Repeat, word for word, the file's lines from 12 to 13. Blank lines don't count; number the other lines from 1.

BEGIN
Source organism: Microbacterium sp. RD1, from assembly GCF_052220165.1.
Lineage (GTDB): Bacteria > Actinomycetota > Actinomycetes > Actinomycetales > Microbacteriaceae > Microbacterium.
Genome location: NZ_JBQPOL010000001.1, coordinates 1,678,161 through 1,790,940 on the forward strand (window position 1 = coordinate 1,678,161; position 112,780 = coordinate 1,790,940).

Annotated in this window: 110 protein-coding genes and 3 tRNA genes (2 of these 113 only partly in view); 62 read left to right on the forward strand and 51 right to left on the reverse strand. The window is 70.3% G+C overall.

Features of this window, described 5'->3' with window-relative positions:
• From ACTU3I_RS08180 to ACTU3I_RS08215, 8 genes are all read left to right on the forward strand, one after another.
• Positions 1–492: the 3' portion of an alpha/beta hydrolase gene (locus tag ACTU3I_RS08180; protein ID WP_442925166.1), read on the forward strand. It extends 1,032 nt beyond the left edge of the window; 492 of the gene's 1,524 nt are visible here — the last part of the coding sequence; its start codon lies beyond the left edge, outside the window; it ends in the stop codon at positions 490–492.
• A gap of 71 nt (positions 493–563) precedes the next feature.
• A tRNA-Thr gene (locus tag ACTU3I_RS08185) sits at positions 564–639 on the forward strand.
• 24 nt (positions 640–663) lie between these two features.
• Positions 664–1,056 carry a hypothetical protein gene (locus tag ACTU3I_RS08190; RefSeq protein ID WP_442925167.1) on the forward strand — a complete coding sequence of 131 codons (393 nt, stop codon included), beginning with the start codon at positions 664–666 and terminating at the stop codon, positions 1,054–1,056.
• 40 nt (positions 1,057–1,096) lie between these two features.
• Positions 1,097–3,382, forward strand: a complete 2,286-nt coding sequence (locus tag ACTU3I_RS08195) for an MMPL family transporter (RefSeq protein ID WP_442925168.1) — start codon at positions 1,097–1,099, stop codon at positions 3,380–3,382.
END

• 40 nt (positions 1,057–1,096) lie between these two features.
• Positions 1,097–3,382, forward strand: a complete 2,286-nt coding sequence (locus tag ACTU3I_RS08195) for an MMPL family transporter (RefSeq protein ID WP_442925168.1) — start codon at positions 1,097–1,099, stop codon at positions 3,380–3,382.